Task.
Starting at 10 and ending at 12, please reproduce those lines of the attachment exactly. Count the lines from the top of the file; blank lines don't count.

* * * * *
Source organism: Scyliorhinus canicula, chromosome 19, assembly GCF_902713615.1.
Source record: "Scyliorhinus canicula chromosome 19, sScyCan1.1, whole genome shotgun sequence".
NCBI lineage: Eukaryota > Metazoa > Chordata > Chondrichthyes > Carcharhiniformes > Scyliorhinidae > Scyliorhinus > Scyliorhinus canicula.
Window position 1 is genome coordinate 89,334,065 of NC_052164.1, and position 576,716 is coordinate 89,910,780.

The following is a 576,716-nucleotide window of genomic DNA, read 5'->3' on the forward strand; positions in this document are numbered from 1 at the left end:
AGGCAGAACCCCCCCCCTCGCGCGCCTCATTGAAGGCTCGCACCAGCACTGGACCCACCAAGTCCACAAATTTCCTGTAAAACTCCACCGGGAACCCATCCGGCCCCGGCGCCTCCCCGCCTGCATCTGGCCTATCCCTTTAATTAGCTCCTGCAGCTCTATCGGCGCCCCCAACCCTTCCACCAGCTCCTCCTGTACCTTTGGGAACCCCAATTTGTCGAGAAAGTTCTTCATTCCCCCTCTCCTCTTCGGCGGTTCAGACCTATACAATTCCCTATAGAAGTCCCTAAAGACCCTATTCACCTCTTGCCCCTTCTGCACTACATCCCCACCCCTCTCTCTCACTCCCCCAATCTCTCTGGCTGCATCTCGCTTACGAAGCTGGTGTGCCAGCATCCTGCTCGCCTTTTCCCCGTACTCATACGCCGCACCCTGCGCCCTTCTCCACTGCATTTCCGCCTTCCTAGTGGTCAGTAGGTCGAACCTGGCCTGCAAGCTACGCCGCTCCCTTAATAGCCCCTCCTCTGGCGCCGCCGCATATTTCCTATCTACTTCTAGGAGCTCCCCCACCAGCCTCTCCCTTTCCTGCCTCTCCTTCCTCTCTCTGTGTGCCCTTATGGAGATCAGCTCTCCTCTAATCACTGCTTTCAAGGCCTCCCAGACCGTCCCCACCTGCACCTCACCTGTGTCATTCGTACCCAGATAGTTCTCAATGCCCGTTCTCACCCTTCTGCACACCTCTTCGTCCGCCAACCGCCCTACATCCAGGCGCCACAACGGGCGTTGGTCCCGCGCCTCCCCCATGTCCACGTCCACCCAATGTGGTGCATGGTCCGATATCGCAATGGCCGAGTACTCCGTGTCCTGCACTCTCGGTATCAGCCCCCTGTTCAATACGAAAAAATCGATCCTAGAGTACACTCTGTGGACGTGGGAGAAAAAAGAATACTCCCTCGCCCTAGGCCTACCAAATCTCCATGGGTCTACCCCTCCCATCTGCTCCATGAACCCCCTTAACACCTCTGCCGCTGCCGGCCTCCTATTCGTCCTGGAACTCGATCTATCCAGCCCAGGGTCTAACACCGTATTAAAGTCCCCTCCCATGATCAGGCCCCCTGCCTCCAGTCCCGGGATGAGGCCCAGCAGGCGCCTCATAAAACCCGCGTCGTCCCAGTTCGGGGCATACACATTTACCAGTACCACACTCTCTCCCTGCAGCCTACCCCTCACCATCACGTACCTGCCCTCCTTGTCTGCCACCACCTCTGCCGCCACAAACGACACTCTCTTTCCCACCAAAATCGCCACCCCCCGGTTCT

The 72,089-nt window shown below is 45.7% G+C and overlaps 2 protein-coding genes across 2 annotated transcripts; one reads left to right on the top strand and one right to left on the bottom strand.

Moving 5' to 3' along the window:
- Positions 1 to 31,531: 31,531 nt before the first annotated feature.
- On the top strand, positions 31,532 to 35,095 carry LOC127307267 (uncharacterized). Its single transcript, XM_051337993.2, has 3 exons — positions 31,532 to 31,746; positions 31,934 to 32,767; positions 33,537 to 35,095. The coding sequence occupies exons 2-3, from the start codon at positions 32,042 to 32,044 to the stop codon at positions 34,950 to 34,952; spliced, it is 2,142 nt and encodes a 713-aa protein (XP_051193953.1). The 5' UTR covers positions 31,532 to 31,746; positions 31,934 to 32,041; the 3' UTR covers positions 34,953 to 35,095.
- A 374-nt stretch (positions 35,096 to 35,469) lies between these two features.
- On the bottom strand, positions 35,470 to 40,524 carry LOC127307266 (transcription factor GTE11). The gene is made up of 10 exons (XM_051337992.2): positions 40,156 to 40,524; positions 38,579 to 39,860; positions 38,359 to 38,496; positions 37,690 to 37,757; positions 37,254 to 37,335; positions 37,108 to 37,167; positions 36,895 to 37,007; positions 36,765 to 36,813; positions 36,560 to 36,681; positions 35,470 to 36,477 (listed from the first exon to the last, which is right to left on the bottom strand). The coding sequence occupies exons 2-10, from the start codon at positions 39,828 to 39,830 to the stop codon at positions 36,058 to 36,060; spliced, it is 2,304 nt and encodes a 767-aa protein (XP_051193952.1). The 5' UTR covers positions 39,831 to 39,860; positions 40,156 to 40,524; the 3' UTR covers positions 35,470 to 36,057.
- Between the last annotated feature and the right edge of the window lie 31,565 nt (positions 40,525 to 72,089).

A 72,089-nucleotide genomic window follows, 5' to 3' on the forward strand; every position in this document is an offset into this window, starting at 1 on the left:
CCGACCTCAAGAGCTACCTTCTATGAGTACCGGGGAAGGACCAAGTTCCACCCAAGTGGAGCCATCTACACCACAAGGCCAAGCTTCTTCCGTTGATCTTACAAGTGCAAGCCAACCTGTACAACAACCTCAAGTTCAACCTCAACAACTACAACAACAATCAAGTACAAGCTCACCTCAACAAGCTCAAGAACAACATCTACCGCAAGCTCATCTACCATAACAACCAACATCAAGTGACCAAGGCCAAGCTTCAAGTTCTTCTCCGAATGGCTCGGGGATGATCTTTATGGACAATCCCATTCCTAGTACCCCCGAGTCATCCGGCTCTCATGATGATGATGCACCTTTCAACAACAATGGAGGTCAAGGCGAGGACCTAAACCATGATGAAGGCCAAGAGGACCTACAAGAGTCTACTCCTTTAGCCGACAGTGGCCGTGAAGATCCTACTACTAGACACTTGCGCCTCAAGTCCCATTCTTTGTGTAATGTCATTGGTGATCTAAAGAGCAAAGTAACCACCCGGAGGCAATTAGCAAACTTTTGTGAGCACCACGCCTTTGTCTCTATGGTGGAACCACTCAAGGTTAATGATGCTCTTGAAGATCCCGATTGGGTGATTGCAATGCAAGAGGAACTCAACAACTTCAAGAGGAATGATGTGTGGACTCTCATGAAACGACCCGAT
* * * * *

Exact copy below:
- On the top strand, positions 31,532 to 35,095 carry LOC127307267 (uncharacterized). Its single transcript, XM_051337993.2, has 3 exons — positions 31,532 to 31,746; positions 31,934 to 32,767; positions 33,537 to 35,095. The coding sequence occupies exons 2-3, from the start codon at positions 32,042 to 32,044 to the stop codon at positions 34,950 to 34,952; spliced, it is 2,142 nt and encodes a 713-aa protein (XP_051193953.1). The 5' UTR covers positions 31,532 to 31,746; positions 31,934 to 32,041; the 3' UTR covers positions 34,953 to 35,095.
- A 374-nt stretch (positions 35,096 to 35,469) lies between these two features.
- On the bottom strand, positions 35,470 to 40,524 carry LOC127307266 (transcription factor GTE11). The gene is made up of 10 exons (XM_051337992.2): positions 40,156 to 40,524; positions 38,579 to 39,860; positions 38,359 to 38,496; positions 37,690 to 37,757; positions 37,254 to 37,335; positions 37,108 to 37,167; positions 36,895 to 37,007; positions 36,765 to 36,813; positions 36,560 to 36,681; positions 35,470 to 36,477 (listed from the first exon to the last, which is right to left on the bottom strand). The coding sequence occupies exons 2-10, from the start codon at positions 39,828 to 39,830 to the stop codon at positions 36,058 to 36,060; spliced, it is 2,304 nt and encodes a 767-aa protein (XP_051193952.1). The 5' UTR covers positions 39,831 to 39,860; positions 40,156 to 40,524; the 3' UTR covers positions 35,470 to 36,057.